Some can make out what looks like a wolf in the distance, and by now are shouting out: ''Look behind you!'' But those in charge don't turn around, partly because they don't believe in big bad wolves, and partly because they don't want to find out they are wrong.
Harry Davis, Braddon
Nicholas Stuart needs a lie down. Satellite records began in 1979. Warming occurred for 20 years. There has been no warming in the past 15 years. Atmospheric CO2 as measured by the Pettenkopfer method from 1821 to 1961 shows higher readings at times than currently exist.
From 2000 to 2009 we were told by warmists warming meant endless drought. Now it's endless flooding. Extreme weather events have not increased in frequency. And Victoria's worst bushfire on record was in 1851, not 2009, although a larger population living close to forests led to terrible losses.
Insurers have increased premiums as more people live in areas that are dangerous. They are happy to talk up warmism as it is a great way to increase premiums and blame it on someone else. That's business.
Brian Hatch, Narrabundah
Play the ball
Dr Marjorie Curtis (Letters, February 6) asks for respect for climate sceptics, but equally those sceptical about sceptics should be able to express their views free from personal attack. Neil Porter (Letters, February 5) doubts Dr Judy Ryan's link between the quality of CSIRO's science and recent reports on staff management, and the credibility of her chosen climate change expert (letters, February 3).
His points are fair comment, and open for Dr Ryan or Dr Curtis to refute or rebut them. It seems less fair to play the man by accusing Porter of making an outrageous personal attack.
Andrew McCredie, Red Hill
Slow to connect
Faster speeds have been announced for the NBN on satellite and wireless connection. Speed is not the correct term, bandwidth perhaps is. This matters for satellite connections, because true speed combined with the distance to the satellite will result in a fraction of a second delay in any interactive use of the NBN. Video conferences, telephone calls and gaming are examples. This will make the NBN useless for gaming, or live telemedicine where a procedure is being conducted. It will also be awkward for conferencing. Rural and remote areas will continue to get a second-rate service compared with population centres.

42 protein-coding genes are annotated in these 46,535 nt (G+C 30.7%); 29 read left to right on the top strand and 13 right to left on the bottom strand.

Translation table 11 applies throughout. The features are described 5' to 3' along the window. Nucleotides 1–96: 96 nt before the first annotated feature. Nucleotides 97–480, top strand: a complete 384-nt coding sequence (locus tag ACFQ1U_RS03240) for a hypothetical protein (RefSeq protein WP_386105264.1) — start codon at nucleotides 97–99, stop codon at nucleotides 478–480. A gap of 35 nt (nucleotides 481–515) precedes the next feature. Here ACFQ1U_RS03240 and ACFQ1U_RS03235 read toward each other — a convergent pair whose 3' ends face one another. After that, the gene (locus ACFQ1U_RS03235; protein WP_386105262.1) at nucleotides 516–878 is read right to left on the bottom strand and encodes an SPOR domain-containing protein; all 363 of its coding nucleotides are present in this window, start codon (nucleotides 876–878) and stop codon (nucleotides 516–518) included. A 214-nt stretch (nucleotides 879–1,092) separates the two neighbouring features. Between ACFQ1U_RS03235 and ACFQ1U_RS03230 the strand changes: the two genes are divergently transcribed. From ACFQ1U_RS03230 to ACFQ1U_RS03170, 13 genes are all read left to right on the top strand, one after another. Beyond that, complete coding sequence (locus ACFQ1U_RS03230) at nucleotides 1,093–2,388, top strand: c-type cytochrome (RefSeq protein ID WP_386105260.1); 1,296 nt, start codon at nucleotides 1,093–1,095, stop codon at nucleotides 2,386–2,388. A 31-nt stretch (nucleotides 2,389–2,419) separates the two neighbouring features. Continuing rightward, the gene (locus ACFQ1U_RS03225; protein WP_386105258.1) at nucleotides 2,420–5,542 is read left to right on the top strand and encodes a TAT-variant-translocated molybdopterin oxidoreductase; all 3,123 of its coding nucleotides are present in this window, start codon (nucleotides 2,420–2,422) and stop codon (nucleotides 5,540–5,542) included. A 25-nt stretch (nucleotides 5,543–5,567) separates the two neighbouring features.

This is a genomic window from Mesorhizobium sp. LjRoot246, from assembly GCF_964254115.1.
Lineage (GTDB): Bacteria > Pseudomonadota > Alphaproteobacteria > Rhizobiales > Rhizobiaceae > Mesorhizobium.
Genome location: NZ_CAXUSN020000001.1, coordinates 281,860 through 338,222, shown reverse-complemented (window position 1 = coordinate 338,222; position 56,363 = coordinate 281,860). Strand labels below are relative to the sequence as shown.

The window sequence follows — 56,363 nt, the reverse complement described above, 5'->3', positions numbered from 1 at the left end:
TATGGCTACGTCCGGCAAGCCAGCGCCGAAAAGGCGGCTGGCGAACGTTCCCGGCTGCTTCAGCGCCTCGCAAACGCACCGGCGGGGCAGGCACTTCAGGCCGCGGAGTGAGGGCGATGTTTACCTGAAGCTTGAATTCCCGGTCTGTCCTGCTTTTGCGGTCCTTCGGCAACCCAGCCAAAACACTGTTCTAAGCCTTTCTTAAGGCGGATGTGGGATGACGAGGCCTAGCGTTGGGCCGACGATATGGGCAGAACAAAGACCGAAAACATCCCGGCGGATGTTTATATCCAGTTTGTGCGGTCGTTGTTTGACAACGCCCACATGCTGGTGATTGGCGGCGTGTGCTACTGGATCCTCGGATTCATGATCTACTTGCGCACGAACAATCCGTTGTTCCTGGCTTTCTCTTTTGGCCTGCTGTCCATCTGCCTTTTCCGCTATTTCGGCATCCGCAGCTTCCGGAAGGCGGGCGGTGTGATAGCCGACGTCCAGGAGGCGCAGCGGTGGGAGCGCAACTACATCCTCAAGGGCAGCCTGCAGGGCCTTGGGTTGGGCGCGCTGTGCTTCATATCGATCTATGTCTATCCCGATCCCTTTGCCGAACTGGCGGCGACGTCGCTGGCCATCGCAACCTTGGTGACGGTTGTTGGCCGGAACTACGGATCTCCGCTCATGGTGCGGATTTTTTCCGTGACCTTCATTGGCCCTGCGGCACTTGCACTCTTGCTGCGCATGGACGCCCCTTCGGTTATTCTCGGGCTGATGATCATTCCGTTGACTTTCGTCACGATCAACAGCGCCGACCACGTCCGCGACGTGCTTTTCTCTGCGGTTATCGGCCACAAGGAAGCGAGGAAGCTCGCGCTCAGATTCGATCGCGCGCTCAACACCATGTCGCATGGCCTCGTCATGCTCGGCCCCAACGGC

Peter Marshall, Captains Flat, NSW
In making the intuitively appealing claim that sexual abuse reported by the NSW Ombudsman is no more prevalent among Aborigines than in other groups in society with similar substance-abuse/socio-economic profiles, Chris Ansted (Letters, February 5) forgot to examine cultural predisposition.
My sister, after living and teaching for several years in a remote Aboriginal community, used to say that some of the more difficult times for her were hearing the screams of recently pubescent girls as tribal elders claimed traditional rights to the sexual education of those of their choosing. She was apparently powerless to intervene.
Small wonder, then, that as tribal-elder structures break down, other men in such communities might seek to emulate their betters.
Funny how no one talks about such traditions when supporting traditional culture.
Cuthbert Douglas, Bonython
Save the woodland
The Arbo-Disneyland has opened with great fanfare and spin. I am grateful to Jamie Pittock (''Can't see trees for the forest'', Forum, February 2, p7) that what we see are not forests but monocultures of uniformly arranged trees, which are taken out of their natural context, much like the poor North Korean people forced to march in military parades. This is more agonising to watch, as at the same time, the will, the concern and the funds are lacking to prevent the small pockets of critically endangered and real ecological communities here in Canberra from dying a slow death. So the best the government and the many sponsors of the arboretum can do is to match dollar for dollar their investment into this multimillion-dollar, weed-propagating fantasyland, to support the protection and proper management of the grassy woodlands that are close to extinction through neglect and rampant development.
Jochen Zeil, Hackett
Develop City Hill
The arboretum is great. Now for a project that has apparently been too hard for too long - our main civic centre at City Hill (land inside London Circuit). It's time for the Gallagher government to break free from ''faceless'' Labor and business forces compelled to flog the land to property developers, and rapidly realise a civic centre befitting the territory and the national capital.
The present City Hill plan is seriously flawed (the federal standing committee on the national capital rejected it), and it has abjectly failed (a major portion of the hill sold to the private sector in 2007 shamefully [but thankfully] remains undeveloped, and other land auctions and a government office project there have collapsed). A new wide-ranging community brief is needed for the place, focusing on public events and gatherings, as well as legislative, municipal, cultural, judicial, transport, traffic, parking, and recreational uses, with major accessible landscaped public open spaces, and some appropriately placed commercial and hotel/serviced apartment buildings.